You’re concerned about the health of your locks. To save time, you may skip the men’s grooming department or lengthy Google searches to get the best hair care and style products for curly, dry hair that you can find.
Our best hair care ideas (with examples) will be shared in this article to help you decide and streamline your daily routine.
First and foremost,
Reduce your frequency of shampooing! Even though you’ve heard it before, you should continue to shampoo your hair on a daily basis to remove product buildup and grease (more on that later). Perhaps the advice has never been made to you before, and you’re perplexed as to why. Here’s the short answer: it’s all because of a single, harmful chemical.
SLS, or sodium lauryl sulphate, is a common ingredient in over-the-counter shampoos. It’s a hair detergent that cleans, but it also removes the natural oils produced by your scalp to protect your hair from damage.
Overuse of SLS (such as daily shampooing) will make your hair dry and brittle, and no one wants their hair to feel like a Brillo pad.
Solution: Use an SLS-free shampoo only twice a week and limit your shampooing to that frequency.
Number two advice
Every day, apply moisturiser! During the course of the day, your hair naturally dries out. Dry air in the fall, heating in the winter, or hats in the summer or spring—it’s a constant fight to keep those locks smooth. But you have to find the source of the problem!
To keep hair smooth and manageable, hydrate the scalp as well as the hair itself.
Solution: Use a rinse-out conditioner to rehydrate your scalp and hair even if you don’t shampoo (but especially if you do).
Any oil or oil combination (even sweet almond or coconut oil) can be used straight on the scalp as an alternative to our award-winning Daily Hydrator.
To get the greatest effects, make sure to apply it evenly throughout your scalp and hair.
It doesn’t take much to make a big difference!
Number three is a suggestion.
Pick a look that won’t require a lot of upkeep! The baldy or a low caesar might appear to be your only alternatives at times. Take proper care of your hair, and depending on your hair type, you’ll be able to wear waves, short curly styles, or even longer styles if you do it correctly.
Finding something that works for you or consulting with a professional groomer can help. You can always go back to the low cut, but unless you (controlled) experiment, you’ll never know whether you’ll find a better look–something that really makes an impact.
Just be careful not to be late for work as a result!
Decide on a style product that works for you! You’ll recall that we stated we’d return to this topic. What we have available at our local drug store is either not designed for our hair type or contains grease to make items lay flat. That’s the unpleasant reality. You’re doing nothing good for your hair in any of these situations.
Keep an eye out for products that include mineral oil or petrolatum, since these may dry your curly hair and cause it to shine uncontrollably. If you’re shopping ethnically, you’ll find more curly-hair-friendly alternatives.
BLACK CULTURE AND THE LINK BETWEEN IDENTITY AND HAIR
Hairstyles have always been a way for black women to show their beauty. Hairstyles ranging from the “fro” to braids to hair wraps show how Black culture has evolved over time, with more Black women now appreciating the natural beauty of their own hair as a statement of their identity.It’s not without debate, though. For decades, black women’s beauty, particularly their hair, has been a contentious issue, dating back to the Civil Rights Movement and beyond.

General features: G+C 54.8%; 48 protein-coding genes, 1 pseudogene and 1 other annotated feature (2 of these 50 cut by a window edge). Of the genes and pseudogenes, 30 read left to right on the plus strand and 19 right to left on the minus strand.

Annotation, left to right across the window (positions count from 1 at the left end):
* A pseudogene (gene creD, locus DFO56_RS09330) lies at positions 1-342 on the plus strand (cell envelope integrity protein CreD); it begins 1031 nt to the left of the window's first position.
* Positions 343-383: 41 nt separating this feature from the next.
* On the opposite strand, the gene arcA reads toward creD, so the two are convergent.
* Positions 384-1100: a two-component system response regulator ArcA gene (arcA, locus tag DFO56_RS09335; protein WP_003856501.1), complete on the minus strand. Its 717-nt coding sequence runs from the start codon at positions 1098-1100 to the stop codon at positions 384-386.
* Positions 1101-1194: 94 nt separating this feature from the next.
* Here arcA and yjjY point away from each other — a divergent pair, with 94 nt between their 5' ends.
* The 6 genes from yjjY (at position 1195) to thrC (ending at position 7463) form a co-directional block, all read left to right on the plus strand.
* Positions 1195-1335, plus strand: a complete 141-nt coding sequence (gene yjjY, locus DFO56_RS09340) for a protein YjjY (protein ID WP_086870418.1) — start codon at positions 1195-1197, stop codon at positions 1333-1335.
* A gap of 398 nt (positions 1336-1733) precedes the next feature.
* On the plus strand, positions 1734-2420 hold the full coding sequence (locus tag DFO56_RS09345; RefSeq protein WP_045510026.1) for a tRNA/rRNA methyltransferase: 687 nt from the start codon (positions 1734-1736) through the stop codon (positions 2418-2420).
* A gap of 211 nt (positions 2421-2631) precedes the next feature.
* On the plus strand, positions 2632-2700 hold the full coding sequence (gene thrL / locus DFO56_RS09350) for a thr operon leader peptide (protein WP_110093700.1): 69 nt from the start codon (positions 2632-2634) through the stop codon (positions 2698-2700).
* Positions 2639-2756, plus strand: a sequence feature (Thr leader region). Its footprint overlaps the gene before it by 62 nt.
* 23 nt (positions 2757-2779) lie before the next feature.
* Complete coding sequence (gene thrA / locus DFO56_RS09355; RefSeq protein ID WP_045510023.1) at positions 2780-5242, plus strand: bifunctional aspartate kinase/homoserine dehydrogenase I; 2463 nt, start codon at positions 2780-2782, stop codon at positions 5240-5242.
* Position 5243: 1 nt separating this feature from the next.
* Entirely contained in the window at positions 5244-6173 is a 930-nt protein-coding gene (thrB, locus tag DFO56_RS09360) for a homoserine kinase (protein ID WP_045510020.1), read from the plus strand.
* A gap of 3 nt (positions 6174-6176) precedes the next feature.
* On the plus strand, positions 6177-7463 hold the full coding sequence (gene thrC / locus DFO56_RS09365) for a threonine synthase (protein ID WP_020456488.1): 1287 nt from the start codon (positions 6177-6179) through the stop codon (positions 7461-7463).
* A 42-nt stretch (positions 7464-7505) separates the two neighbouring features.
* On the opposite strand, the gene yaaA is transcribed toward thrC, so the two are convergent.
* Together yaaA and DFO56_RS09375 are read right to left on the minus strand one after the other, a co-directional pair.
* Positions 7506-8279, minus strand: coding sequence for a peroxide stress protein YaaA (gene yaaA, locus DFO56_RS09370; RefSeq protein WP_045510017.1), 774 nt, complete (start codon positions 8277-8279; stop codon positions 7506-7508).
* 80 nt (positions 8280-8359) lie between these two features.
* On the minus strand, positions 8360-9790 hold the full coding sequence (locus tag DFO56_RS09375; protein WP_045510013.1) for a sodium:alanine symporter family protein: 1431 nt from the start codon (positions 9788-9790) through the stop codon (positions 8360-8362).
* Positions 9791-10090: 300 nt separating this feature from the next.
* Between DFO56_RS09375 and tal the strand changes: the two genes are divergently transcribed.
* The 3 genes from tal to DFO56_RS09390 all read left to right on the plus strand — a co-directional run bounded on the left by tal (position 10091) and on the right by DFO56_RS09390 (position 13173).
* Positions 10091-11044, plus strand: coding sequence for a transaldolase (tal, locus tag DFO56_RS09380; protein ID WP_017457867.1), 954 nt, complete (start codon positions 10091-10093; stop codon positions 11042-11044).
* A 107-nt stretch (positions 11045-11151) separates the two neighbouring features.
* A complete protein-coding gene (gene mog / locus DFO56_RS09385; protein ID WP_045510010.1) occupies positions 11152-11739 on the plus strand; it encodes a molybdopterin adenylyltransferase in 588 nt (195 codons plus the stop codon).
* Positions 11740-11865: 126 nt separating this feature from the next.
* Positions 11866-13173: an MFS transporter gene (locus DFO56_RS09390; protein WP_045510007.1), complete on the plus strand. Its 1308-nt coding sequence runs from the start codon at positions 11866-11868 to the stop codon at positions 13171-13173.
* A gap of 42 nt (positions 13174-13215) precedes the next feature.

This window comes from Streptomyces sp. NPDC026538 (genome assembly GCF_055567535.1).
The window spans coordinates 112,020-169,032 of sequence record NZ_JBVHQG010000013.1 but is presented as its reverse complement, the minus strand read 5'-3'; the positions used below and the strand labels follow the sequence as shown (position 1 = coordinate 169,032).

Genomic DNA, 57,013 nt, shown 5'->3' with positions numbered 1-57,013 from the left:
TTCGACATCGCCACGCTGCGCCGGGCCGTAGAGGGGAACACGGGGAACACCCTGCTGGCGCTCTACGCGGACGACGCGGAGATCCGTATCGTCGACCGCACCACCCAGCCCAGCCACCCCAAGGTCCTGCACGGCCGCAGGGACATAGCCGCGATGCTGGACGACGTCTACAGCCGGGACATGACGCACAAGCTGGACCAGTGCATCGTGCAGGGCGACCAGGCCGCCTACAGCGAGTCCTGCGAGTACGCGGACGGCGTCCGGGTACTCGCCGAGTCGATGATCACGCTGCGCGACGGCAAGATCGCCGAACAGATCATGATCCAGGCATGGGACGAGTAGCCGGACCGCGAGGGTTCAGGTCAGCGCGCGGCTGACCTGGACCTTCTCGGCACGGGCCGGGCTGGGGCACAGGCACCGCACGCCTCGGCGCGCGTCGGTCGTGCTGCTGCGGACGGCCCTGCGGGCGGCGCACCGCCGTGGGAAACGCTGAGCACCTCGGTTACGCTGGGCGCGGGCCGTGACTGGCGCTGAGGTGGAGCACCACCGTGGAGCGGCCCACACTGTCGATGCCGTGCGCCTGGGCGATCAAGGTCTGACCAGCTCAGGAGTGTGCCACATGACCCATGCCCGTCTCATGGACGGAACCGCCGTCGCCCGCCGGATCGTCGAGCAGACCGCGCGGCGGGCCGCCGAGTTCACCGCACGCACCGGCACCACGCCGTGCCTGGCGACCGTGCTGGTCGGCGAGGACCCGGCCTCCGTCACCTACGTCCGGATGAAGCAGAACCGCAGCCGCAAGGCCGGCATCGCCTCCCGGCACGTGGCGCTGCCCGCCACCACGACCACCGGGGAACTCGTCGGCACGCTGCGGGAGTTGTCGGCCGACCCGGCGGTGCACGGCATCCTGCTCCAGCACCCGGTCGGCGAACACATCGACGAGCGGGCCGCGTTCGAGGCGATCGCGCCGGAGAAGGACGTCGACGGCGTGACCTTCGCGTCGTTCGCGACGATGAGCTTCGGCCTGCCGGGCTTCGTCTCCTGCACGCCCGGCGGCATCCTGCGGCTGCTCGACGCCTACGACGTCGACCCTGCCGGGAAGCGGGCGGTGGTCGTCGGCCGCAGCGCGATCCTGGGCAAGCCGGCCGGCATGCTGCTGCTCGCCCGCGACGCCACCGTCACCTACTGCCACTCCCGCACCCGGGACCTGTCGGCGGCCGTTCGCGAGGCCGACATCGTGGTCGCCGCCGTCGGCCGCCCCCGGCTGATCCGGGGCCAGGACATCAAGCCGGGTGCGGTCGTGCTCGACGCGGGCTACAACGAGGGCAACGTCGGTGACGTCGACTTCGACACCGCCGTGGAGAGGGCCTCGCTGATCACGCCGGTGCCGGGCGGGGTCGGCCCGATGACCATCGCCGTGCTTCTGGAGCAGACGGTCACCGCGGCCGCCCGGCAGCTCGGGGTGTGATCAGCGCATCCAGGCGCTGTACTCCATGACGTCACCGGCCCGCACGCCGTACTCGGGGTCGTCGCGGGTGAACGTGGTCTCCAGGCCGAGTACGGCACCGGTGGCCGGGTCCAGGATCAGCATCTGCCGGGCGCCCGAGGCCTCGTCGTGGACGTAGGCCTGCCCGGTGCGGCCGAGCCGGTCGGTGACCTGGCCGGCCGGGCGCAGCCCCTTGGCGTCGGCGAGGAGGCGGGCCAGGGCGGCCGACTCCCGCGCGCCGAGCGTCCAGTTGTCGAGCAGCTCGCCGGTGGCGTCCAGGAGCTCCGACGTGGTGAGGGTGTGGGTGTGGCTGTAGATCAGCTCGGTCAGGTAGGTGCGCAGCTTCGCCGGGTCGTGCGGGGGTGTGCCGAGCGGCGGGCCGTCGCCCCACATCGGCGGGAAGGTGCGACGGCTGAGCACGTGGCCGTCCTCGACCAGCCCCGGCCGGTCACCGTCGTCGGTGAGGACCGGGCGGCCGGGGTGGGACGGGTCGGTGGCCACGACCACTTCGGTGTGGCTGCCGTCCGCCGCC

There’s been a resurgence of interest in the relationship between hair and black identity in recent months. After releasing a new ad campaign, Shea Moisture, a black-owned hair business, has found itself at the centre of this argument. Ever since it was founded, the firm has focused on making natural hair care products for African-American women of various hair kinds, from curly to straight to wavy to thick. While providing Black women with items that are typically difficult to obtain through traditional retail channels, the company has long taken pride in bridging the racial beauty gap by normalising and increasing awareness of Black beauty.
When the firm recently ran a digital advertisement that included Non-Hispanic Whites (NHWs) while ignoring any representation of their primary black clientele, it generated criticism from certain quarters. This commercial does not mention that black women have had a particularly difficult time historically and socially due to negative stereotyping because of their black hair.
Hair and cultural identity in the black community, like with any issue that elicits strong feelings, must be understood in context. Many black women have been forced to cover their hair because of social oppression, maltreatment, and racial prejudice. Before liberation, hair wraps, for example, were a symbol of oppression and a way for black women to reduce their attractiveness to their masters. When black women first entered the industrial industry, they were obliged to wear their hair in more anglicised fashions (straightened, processed, and changed from their natural curl pattern/state). Even now, traditional black hairstyles like dreadlocks are prohibited and can be a reason for termination in specific areas, sectors, or jobs. There is no evidence of racial discrimination in the 11th circuit court’s decision that prohibits “locs” on employees’ heads does not constitute a workplace policy.